Although the Commercial Code of 1960 contemplates the promulgation of a special law governing industrial property rights, the Imperial Ethiopian Government has neither promulgated this law nor, with the exception of a draft trademark law, prepared the appropriate draft legislation. The lack of a comprehensive law has not been disastrous: until recently the number of trademarks and industrial inventions used or created in Ethiopia was very small. A number, of different legal theories, moreover, have been or could be used to protect some persons' trade marks or industrial inventions. 2 However, with the growing number of court cases related to industrial property disputes and of applications for registration in the trade mark and patent registers maintained by the Ministry of Commerce and Industry, the Government must soon examine the need for detailed industrial property legislation. This brief Note argues that although it is possible for some groups to protect their industrial creations the confusion in the present legal situation requires some legislative clarification and the most efficient way to proceed is to prepare and promulgate the comprehensive law contemplated twelve years ago by the Commercial Code.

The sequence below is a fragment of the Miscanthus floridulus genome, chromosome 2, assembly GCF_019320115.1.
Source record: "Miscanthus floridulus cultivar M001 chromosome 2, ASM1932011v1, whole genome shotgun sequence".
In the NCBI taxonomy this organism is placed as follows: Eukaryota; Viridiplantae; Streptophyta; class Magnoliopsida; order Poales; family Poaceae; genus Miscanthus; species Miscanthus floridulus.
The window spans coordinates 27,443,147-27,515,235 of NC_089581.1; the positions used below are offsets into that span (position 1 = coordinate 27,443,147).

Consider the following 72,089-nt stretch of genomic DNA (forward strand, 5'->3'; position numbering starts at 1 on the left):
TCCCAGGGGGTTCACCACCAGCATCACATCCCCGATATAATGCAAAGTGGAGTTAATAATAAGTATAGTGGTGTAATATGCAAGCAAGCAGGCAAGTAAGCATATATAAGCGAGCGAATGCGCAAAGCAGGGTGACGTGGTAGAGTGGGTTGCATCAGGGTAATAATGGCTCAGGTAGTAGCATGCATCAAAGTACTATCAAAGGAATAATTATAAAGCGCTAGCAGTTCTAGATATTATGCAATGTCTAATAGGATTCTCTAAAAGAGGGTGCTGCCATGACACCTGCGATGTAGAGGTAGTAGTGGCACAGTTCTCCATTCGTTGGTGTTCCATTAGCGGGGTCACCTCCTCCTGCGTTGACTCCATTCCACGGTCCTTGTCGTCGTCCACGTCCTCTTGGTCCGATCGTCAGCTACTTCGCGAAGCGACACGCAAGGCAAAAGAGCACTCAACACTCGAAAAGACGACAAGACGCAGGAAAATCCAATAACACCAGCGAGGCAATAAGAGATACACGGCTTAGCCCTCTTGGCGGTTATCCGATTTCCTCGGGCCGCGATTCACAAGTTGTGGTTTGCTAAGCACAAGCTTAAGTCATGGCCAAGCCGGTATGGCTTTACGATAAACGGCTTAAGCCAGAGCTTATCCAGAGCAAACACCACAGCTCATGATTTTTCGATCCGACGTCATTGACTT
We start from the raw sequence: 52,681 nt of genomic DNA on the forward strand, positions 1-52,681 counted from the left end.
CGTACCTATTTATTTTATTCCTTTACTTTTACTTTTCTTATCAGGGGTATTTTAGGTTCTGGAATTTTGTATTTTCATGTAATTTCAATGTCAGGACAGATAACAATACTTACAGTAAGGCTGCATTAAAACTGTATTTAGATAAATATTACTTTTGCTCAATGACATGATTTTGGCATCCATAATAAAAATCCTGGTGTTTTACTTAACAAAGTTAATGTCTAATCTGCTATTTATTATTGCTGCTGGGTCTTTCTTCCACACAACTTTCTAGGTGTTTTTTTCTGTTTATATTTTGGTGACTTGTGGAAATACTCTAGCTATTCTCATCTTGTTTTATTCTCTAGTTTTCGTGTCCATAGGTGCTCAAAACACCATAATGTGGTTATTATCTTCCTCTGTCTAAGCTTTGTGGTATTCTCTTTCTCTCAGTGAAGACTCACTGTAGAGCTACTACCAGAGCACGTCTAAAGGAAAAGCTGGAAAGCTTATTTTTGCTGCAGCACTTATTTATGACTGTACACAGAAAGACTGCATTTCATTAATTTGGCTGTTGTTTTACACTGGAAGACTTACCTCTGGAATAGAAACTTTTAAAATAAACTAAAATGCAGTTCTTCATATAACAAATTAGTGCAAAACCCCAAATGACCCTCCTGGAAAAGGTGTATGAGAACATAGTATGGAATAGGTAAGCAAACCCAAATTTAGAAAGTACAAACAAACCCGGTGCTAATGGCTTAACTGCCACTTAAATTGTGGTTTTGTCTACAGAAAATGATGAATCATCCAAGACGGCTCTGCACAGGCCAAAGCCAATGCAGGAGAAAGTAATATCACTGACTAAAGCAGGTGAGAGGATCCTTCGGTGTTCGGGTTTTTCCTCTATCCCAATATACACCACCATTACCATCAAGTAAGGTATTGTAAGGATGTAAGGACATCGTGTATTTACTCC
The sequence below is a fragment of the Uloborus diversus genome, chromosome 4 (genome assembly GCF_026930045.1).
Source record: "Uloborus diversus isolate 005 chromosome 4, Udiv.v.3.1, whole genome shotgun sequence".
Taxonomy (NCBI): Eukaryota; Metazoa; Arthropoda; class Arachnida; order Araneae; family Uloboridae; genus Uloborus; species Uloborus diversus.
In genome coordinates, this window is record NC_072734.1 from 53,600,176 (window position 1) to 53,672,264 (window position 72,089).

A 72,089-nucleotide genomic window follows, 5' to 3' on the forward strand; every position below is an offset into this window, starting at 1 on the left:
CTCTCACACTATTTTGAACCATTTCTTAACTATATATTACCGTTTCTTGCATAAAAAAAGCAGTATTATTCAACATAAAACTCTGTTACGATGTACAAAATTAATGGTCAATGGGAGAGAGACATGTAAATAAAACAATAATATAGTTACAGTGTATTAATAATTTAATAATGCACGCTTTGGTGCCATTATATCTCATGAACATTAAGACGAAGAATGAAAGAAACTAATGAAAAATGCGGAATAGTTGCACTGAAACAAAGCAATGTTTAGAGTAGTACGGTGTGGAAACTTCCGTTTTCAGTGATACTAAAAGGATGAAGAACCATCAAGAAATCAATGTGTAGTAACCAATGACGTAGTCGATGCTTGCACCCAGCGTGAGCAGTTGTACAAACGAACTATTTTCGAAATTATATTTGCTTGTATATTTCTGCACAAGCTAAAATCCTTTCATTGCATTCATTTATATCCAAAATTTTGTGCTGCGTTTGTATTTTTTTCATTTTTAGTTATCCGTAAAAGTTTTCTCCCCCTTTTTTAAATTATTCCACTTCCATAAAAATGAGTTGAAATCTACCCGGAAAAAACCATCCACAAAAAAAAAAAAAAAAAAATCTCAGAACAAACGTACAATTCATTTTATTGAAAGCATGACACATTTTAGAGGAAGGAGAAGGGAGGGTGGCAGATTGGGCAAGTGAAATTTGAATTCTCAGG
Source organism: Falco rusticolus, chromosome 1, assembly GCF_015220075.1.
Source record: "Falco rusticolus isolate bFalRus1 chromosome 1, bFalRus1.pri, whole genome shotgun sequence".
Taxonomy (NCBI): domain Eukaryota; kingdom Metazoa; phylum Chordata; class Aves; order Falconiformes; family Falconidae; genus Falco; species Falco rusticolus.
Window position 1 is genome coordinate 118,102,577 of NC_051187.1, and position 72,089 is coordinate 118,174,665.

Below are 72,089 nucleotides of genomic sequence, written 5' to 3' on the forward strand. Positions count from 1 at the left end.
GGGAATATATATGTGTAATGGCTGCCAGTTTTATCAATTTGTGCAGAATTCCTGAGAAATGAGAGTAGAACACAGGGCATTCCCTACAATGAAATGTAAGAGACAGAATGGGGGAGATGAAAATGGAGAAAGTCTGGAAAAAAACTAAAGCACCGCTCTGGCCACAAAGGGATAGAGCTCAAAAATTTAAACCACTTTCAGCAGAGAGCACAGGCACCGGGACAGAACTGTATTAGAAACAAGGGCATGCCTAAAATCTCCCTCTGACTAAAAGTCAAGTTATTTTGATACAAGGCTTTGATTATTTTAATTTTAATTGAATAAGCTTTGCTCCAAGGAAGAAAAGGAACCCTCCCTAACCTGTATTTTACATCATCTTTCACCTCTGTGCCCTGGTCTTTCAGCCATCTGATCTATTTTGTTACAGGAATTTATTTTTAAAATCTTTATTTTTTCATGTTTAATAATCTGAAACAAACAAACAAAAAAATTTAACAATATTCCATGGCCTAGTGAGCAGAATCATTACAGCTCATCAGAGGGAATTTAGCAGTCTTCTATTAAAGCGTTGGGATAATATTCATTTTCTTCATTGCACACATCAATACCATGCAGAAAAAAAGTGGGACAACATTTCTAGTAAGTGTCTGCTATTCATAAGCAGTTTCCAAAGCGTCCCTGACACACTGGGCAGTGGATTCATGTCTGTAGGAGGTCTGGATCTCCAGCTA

Journal of Ethiopian Law
Peter Winship, Industrial Property Rights in Ethiopia, 9 J. Ethiopian L. 357 (1973)